As enterprises look to scale support for a mounting number of applications, I expect that Database-as-a-service (DaaS) options will emerge from the recently nascent cloud computing infrastructures. Already, we're seeing the usual cast of suspects targeting the DaaS arena including: Amazon, Google, IBM, Oracle and Salesforce.com. While smaller vendors like EnterpriseDB, Elastra and LongJump are also in the mix. In instances where traditional processes for database management and deployment are challenged by the need to scale more rapidly in a cost-effective manner, DaaS will prove attractive.
In general, DaaS can be defined as technology that provides a database on demand at lower costs. Basically, a database offered through the cloud on a pay-as-you-go basis. By providing demand driven access to data storage via standard like REST and SOAP, I can picture DaaS evolving into the entry point for enterprises wishing to migrate to larger cloud-based infrastructures. In parallel, open source database vendors are faced with the opportunity and threat represented by this model. Why both? Well, DaaS use cases overlap with those of the current wave of open source databases. However, the DaaS model also represents somewhat of a natural transition for open source database vendors to extend service portfolio. Currently, the gaps met by open source will begin to be met by a new generation DaaS offerings.
- Application development and testing. Developers often face a lack of database resources as they seek to thoroughly test applications. In many of these instances open source databases have become the defacto option that enables developers to grab a database and perform functional testing without minimal stress. DaaS has the potential to offer on-demand database resources that reduces the hassle and cost associated with an on-site database.
- Web 2.0 offshoots. The notion of departmental collaboration has greatly benefited from Web 2.0 apps that speed the sharing of data, ideas and information. While email is still the primary collaborative tool of choice, newer Web 2.0 offshoots are making headway. Developing these types of applications will become even more feasible with the availability of a lightweight manner of storing and accessing data from a centralized location, that DaaS represents.
- Data archives. In the majority of cases, only 20% of production is consistently accessed. The other 80% of data is mainly used as fuel for historical reporting and compliance efforts. Open source databases continue to provide a low cost alternative to tape, one which scales better in terms of scan and retrieval. DaaS will do the same.
- SMB applications. With application requirements that mirror those of larger organizations minus the IT budget, resources or physical infrastructure, this has been touted as a natural fit for open source. Still, the SMB marketplace hasn't quite proven to be the promised land for open source vendors in general. Plus there is an opportunity for software-as-a-service (SaaS) vendors who are already dead set on further penetrating this market, to offer DaaS within the context of hosting not just data but also application development tools for building smaller apps.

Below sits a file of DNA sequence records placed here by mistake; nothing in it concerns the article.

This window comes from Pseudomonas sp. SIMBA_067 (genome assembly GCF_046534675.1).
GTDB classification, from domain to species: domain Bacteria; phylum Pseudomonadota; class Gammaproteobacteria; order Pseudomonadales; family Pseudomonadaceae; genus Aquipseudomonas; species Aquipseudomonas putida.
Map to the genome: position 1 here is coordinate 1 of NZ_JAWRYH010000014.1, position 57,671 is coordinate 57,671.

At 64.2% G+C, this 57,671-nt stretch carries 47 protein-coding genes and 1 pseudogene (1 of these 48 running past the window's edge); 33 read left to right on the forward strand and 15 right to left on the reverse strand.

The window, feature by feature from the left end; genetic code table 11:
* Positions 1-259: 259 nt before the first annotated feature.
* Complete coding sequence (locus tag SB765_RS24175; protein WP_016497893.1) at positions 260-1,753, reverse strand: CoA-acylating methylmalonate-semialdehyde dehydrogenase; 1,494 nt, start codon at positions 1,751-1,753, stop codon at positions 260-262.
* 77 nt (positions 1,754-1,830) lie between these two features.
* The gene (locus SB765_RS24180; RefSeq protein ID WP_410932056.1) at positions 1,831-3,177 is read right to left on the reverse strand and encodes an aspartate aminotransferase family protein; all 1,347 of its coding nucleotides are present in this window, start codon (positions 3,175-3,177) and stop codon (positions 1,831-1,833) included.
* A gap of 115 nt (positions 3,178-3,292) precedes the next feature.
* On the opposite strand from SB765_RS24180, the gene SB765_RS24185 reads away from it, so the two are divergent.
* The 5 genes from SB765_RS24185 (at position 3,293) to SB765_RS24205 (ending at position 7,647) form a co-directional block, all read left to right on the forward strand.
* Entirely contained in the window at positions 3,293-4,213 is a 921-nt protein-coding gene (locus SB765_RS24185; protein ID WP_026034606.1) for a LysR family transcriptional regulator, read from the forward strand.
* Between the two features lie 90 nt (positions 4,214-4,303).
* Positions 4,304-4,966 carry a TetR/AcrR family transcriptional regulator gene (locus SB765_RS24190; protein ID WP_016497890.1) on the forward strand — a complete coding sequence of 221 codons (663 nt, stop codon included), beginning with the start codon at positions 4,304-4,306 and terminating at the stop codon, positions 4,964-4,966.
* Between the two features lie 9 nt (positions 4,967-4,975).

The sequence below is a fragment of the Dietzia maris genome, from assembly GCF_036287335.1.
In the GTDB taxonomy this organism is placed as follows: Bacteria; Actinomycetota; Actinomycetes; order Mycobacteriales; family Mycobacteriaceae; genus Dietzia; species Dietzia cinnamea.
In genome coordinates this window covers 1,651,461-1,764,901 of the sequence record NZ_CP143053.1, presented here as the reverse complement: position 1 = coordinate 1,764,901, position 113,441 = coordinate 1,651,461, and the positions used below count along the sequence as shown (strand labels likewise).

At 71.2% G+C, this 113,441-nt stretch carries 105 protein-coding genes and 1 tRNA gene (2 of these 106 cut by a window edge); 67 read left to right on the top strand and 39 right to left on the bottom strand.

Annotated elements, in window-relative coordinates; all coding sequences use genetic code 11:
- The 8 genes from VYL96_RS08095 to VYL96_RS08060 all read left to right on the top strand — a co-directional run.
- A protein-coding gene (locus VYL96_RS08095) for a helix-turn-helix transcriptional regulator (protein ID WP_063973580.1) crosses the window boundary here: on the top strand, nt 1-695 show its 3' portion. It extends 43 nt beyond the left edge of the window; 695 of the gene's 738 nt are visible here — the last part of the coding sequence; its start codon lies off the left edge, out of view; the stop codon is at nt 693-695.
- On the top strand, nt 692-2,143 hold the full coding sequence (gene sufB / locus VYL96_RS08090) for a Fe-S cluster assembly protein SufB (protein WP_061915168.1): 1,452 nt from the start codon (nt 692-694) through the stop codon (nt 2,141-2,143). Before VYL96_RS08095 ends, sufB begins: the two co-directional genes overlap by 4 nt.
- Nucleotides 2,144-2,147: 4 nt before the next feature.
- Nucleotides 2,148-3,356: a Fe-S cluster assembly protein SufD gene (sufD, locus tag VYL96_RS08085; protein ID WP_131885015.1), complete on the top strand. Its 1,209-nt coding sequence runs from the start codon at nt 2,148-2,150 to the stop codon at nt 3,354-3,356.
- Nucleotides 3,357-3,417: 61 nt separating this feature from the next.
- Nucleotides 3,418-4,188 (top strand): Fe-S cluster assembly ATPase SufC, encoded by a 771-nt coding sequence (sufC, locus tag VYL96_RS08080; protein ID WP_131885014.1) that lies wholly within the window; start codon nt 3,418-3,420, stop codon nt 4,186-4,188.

In that light, open source database vendors might find their sweet spot in the marketplace encumbered by any number of DaaS alternatives from a host of players both large and small. The size of the DaaS market is anyone's guess/IDC's job to predict so it remains difficult to project what type of effect this might have on the open source database market itself.
However, to determine the trajectory of and effect upon open source I'm looking for EnterpriseDB and Sun as key indicators. The former will make a play with its Postgres Plus Advanced Server Cloud edition offered through Amazon's Elastic Compute Cloud (EC2) and Simple Storage Services (S3). All of which amounts to a full-featured, dedicated hosted relational database which can be setup, maintained, backed up and monitored through a web based graphical interface. The Sun-MySQL offering should shape into a serious contender as Sun has been somewhat of a pioneer with the Infrastructure-as-a-Service model (use of Sun servers and storage at $1/CPU per hour). On that note, it wouldn't surprise me to see Sun yank the MySQL DaaS offering on the Amazon EC2 cloud as it ramps up a more comprehensive offering in the near future.
Still, there are key shortcomings that the DaaS model must address, namely: security, response time for data access/update, and integration with existing applications/platforms. And it remains to be seen whether DaaS providers can scale the way their SaaS cousins have proven capable of. Will the model ever take hold as anything more than an add-on for database vendors? Only time will tell, but one thing's for sure: the evolution of DaaS will definitely leave its mark on the open source database landscape.